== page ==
Alfred Inselberg, 1936-2019: A life full circle
Although Alfred Inselberg received both of his advanced degrees from the University of Illinois at Urbana-Champaign in mathematics, in a way, he began and ended both his education and career with strong involvement in the Dept. of Aerospace Engineering at Illinois.
Inselberg was born in Athens, Greece in 1936. As a young teenager, he graduated at the top of his class from Whittingehame College in Brighton, England—a private school, comparable to the high school level in the United States. It was there he discovered his unique abilities in mathematics.
According to his daughter Dona Inselberg, the eldest of his five children, her father taught himself English at the age of nine using a Webster's dictionary when he was hiding out for several months during WWII.
“My father graduated high school one year early because he was a genius,” Dona Inselberg said.
When he got to Illinois, he took a GED exam at the University Laboratory High School, which allowed him to begin studying at U of I at the age of 17.
“He loved to study and was at Illinois for 12 years,” Dona Inselberg said.
In 1953, while working on his a bachelor’s degree in aeronautical engineering, together with Gary van Sant, and two other students under the guidance of Paul Torda, he founded the University of Illinois Rocket Society—this was four years prior to Sputnik.
Inselberg completed his B.S. in aeronautical engineering in 1958 and immediately continued his studies at Illinois in the Dept. of Mathematics. There he studied under Ray Langebarthel and Heinz von Foerster. He received his M.S. in 1959 and Ph.D. in 1965, both in applied mathematics and physics. While at Illinois, Inselberg started his career at the Biological Computer Laboratory. He was part of a cybernetics group working on biomathematics, developing mathematical models of the ear, neural networks, and computer models for vision and non-linear analysis.
Intellectually, Inselberg is probably best known for his work in visualization, and in particular, parallel coordinates. He took the concept a step further by introducing visual multidimensional geometry in which an unlimited number of parameters can be visualized.
On Inselberg’s website, he wrote, “My interest in visualization was sparked while learning Euclidean geometry. Later, as a Ph.D. student in mathematics at the University of Illinois, and studying multi-dimensional geometry, I became frustrated by the absence of visualization. Basically, we were doing algebra, which was being interpreted as geometry but without the fun and benefit of pictures. I kept wondering about ways to make accurate multi-dimensional pictures and derive insights about what may or may not be true in the multi-dimensional worlds. Since parallelism is the fundamental concept in geometry, and not orthogonality, which uses the plane very fast, I experimented with putting the coordinate axes parallel to each other.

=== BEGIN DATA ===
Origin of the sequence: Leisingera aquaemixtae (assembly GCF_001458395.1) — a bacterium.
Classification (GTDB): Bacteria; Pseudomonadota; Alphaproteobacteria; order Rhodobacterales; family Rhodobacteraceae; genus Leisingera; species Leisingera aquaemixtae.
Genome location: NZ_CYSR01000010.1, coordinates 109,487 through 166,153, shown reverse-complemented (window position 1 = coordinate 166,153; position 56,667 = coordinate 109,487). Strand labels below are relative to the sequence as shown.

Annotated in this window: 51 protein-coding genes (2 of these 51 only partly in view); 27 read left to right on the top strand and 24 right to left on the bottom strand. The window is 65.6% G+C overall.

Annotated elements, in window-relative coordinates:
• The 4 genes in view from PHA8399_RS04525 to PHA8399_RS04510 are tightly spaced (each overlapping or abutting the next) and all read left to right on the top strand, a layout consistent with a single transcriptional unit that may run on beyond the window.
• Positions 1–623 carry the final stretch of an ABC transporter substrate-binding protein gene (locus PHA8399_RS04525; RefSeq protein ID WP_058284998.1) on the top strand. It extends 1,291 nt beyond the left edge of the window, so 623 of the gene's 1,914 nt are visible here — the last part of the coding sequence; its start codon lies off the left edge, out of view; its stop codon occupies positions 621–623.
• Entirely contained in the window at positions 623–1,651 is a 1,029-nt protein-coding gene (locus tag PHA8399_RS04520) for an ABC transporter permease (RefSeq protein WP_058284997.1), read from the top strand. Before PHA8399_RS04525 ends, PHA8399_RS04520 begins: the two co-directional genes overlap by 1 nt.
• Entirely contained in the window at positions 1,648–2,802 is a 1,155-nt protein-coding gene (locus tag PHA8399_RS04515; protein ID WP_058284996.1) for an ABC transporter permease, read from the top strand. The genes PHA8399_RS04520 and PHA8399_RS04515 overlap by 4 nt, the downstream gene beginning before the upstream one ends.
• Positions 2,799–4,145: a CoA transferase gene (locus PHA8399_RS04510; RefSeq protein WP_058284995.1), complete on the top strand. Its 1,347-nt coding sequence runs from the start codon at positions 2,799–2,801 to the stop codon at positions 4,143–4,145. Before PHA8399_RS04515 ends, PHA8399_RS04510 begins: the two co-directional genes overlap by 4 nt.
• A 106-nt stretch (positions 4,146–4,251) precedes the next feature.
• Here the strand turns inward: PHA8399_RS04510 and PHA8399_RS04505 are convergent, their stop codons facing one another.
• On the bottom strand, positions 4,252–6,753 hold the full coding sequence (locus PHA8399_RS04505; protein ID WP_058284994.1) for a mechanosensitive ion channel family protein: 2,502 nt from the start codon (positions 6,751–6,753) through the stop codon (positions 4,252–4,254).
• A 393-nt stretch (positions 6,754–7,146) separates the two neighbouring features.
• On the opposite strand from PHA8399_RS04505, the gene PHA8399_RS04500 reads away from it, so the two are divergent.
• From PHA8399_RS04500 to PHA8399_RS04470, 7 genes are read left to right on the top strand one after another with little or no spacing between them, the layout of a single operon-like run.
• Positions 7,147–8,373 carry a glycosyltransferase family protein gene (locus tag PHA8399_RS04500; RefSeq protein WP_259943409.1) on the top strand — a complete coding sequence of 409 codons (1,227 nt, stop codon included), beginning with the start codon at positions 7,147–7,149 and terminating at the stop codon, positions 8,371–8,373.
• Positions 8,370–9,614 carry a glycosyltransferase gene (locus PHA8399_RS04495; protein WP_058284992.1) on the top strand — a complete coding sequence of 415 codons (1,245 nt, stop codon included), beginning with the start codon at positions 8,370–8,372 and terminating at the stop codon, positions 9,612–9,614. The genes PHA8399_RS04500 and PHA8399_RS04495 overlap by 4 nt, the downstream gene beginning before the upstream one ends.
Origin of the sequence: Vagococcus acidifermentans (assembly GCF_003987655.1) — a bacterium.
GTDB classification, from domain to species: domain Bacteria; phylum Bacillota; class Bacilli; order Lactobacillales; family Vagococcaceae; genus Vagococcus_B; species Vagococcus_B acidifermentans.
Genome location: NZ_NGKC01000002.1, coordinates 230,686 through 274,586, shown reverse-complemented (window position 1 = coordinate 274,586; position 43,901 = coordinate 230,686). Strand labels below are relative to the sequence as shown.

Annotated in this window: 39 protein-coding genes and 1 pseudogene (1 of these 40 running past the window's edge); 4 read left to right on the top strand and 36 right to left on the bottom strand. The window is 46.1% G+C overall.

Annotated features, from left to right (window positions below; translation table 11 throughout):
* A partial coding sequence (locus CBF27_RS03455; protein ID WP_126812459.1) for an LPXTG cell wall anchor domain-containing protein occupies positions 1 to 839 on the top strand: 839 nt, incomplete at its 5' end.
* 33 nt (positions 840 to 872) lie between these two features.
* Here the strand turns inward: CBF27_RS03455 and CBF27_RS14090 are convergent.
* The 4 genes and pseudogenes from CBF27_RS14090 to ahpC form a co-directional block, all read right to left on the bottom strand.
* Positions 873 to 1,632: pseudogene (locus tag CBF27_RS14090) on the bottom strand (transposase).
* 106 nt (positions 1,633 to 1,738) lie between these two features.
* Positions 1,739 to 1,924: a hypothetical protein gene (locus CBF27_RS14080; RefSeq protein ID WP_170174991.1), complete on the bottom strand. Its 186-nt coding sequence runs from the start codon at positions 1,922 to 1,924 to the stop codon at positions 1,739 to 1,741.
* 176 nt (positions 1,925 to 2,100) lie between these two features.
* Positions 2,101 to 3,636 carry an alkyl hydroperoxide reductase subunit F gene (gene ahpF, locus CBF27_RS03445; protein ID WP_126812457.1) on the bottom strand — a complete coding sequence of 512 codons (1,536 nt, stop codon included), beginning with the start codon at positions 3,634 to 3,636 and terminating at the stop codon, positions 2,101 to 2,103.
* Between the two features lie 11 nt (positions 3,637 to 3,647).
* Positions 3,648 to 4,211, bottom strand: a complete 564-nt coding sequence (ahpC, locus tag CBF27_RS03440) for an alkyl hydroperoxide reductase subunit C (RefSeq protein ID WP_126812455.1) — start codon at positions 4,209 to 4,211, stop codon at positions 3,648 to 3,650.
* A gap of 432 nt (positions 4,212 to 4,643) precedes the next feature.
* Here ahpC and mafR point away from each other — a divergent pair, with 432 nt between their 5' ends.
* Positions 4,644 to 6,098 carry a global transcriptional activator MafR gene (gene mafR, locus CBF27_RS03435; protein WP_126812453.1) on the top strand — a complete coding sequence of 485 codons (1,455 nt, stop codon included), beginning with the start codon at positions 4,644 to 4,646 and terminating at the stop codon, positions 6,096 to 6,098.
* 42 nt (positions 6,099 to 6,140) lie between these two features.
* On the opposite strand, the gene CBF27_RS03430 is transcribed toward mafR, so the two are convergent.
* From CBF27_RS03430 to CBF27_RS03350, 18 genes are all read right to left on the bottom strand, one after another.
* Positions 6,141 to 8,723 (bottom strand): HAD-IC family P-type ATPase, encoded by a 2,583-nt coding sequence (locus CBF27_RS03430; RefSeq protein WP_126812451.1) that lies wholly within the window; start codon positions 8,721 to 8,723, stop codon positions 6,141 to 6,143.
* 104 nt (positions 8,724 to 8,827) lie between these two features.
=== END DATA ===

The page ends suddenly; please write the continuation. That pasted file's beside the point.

“It was in 1977, while giving a linear algebra course that I was challenged by my students to ‘show’ them some multi-dimensional spaces,” Inselberg said on his website. “This was the catalyst leading to the subsequent development of the methodology…Later I had the good fortune to collaborate with Bernard Dimsdale (an associate of John von Neuman), at the IBM Los Angeles Science Center, who made many important contributions.”
Aerospace engineering Professor Harry Hilton was on the faculty when Inselberg was a student in the AE department. But it was many decades later that Hilton stumbled upon Inselberg’s textbook on the topic and contacted him to collaborate on a research project.
According to Hilton, Inselberg’s multidimensional visualization is difficult to understand, but once grasped, has great potential as a tool to understand anything that has many variables. For example, all of the parts and functions in an airplane can be visualized in one graph.
“I found his book, Parallel Coordinates: Visual Multidimensional Geometry and was intrigued with the concepts he presented,” Hilton said. “We began communicating and ultimately collaborated on a research paper in 2018 and ‘19.”
The study, “Combined Linear Aeroelastic and Aero-viscoelastic Effects in da Vinci—Euler—Bernoulli and Timoshenko Beams (Spars) with Random Properties, Loads and Physical Starting Transients, and with Moving Shear Centers and Neutral Axes. Part I: Theoretical modeling and analysis,” is published in Mathematics in Engineering, Science and Aerospace (MESA) and was written by Harry H. Hilton, Alfred Inselberg, Theo H.P. Nguyen, and Sijian Tan.
Hilton said he is working on another paper, Part II of the 2018-19 paper, on which Inselberg is cited. It is yet to be published.
During his career, Inselberg held senior research positions at IBM, where he developed a mathematical model of the ear in 1974 and later, collision-avoidance algorithms for air traffic control, resulting in three US patents. He concurrently held joint appointments at UCLA, USC, Technion, and Ben Gurion University and was elected Senior Fellow at the San Diego Supercomputing Center.
Since 1996, he was a professor at the School of Mathematical Sciences of Tel Aviv University.
“In 1973, my father went on sabbatical and worked in the Technion in Haifa,” Dona Inselberg said. “After he retired from IBM, he moved to Israel and became a visiting professor at Tel-Aviv University in the mathematics department. My father loved to travel and experience different things. He was a Zionist, so when we moved to Israel in 1993, it was an easy decision and he adapted quickly.”